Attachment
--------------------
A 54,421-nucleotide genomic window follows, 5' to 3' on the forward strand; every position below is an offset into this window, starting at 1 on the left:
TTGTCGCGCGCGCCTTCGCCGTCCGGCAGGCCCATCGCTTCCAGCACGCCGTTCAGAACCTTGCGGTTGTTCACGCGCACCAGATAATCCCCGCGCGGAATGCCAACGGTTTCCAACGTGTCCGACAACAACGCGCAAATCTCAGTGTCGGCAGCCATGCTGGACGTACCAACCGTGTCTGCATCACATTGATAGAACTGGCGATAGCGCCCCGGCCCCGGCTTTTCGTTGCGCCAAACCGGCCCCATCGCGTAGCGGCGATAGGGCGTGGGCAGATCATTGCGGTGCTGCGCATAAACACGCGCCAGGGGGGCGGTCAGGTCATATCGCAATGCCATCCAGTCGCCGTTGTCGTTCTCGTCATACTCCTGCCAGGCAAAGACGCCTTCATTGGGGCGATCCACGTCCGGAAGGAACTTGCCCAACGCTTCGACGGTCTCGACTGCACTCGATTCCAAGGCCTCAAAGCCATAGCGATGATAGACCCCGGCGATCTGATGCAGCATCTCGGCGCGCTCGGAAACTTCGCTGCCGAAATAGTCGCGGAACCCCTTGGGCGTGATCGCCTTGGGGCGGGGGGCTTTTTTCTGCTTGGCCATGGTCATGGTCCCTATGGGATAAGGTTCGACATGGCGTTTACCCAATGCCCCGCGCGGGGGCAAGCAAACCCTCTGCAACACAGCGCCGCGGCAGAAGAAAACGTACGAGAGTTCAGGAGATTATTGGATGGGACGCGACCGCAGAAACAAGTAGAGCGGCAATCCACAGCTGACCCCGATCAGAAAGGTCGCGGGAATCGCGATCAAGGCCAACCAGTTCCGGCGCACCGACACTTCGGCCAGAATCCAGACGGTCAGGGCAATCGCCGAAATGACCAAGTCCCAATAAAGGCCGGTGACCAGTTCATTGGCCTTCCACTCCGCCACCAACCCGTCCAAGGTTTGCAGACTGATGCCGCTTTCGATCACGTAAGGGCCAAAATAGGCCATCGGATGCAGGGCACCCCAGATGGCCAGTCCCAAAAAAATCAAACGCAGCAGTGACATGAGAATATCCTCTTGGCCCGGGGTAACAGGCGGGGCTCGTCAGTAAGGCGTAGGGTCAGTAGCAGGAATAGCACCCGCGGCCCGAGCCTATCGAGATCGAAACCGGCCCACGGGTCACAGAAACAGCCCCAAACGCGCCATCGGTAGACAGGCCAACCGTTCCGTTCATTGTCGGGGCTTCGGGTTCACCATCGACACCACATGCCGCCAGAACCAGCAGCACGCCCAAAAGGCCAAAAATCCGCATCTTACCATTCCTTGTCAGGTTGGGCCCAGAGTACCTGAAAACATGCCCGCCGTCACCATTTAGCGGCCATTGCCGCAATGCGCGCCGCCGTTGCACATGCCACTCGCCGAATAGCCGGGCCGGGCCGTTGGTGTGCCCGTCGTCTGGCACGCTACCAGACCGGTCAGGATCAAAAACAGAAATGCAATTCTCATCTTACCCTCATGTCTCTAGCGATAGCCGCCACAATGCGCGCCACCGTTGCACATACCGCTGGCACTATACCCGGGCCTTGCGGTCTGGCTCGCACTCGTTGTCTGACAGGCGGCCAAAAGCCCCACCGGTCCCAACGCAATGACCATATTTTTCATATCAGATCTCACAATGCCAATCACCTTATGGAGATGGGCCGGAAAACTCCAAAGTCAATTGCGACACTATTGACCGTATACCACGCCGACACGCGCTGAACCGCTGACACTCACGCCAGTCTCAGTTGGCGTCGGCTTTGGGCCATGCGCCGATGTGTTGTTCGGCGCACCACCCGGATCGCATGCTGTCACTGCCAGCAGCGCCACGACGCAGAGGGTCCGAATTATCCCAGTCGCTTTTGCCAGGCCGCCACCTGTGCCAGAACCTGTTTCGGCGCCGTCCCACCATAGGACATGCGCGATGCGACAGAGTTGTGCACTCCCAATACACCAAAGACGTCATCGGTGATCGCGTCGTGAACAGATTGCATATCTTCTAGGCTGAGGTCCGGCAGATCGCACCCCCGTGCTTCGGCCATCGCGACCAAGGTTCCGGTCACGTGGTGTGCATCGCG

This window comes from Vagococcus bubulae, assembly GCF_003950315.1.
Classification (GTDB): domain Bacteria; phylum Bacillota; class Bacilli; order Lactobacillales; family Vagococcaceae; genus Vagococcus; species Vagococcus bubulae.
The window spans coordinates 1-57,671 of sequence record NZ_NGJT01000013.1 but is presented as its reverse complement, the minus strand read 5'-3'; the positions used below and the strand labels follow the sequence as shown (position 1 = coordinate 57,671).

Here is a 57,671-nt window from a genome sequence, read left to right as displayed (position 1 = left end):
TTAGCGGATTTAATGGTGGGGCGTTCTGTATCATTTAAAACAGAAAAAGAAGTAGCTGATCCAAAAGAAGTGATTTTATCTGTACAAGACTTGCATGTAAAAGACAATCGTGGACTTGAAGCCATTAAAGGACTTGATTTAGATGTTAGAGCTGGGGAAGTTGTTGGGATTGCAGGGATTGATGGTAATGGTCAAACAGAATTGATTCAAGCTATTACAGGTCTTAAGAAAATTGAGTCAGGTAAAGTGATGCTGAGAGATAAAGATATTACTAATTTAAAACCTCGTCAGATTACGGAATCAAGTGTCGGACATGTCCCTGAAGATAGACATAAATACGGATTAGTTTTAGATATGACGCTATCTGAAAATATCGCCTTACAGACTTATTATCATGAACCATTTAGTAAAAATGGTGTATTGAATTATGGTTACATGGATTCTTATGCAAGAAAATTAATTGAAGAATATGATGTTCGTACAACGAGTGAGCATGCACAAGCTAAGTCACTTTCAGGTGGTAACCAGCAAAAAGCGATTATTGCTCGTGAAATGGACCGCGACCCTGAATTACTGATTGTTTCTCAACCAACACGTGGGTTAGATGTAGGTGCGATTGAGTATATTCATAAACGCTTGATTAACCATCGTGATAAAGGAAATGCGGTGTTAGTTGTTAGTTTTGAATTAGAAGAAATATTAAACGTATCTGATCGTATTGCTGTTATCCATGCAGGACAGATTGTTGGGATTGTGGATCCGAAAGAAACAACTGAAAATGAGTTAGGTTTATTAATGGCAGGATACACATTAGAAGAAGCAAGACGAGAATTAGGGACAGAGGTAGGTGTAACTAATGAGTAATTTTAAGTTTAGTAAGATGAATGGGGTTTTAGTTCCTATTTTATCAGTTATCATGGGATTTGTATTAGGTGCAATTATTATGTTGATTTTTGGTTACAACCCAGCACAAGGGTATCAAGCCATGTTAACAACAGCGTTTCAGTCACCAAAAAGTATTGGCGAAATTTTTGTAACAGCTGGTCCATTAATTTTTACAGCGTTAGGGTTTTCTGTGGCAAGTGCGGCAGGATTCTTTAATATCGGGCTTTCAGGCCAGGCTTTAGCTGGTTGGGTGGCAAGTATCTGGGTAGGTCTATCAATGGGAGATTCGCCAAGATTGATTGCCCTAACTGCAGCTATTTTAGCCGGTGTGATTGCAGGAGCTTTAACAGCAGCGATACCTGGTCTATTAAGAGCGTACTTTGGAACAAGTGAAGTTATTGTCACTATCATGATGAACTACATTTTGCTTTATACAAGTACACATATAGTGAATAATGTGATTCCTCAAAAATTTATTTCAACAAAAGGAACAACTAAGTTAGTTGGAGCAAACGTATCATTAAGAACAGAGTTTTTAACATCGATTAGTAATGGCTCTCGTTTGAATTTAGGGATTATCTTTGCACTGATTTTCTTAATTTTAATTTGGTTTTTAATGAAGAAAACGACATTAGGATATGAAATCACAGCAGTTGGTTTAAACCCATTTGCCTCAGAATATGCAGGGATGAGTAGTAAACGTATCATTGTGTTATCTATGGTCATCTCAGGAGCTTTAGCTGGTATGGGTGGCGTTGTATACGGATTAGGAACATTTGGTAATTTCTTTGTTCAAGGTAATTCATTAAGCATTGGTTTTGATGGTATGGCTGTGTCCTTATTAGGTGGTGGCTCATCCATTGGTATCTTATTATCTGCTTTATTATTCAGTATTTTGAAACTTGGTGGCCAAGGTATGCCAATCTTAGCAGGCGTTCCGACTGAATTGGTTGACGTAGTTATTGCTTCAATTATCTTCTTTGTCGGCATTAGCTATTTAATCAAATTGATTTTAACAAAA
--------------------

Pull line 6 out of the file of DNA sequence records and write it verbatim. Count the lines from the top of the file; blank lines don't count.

Here is a 57,671-nt window from a genome sequence, read left to right as displayed (position 1 = left end):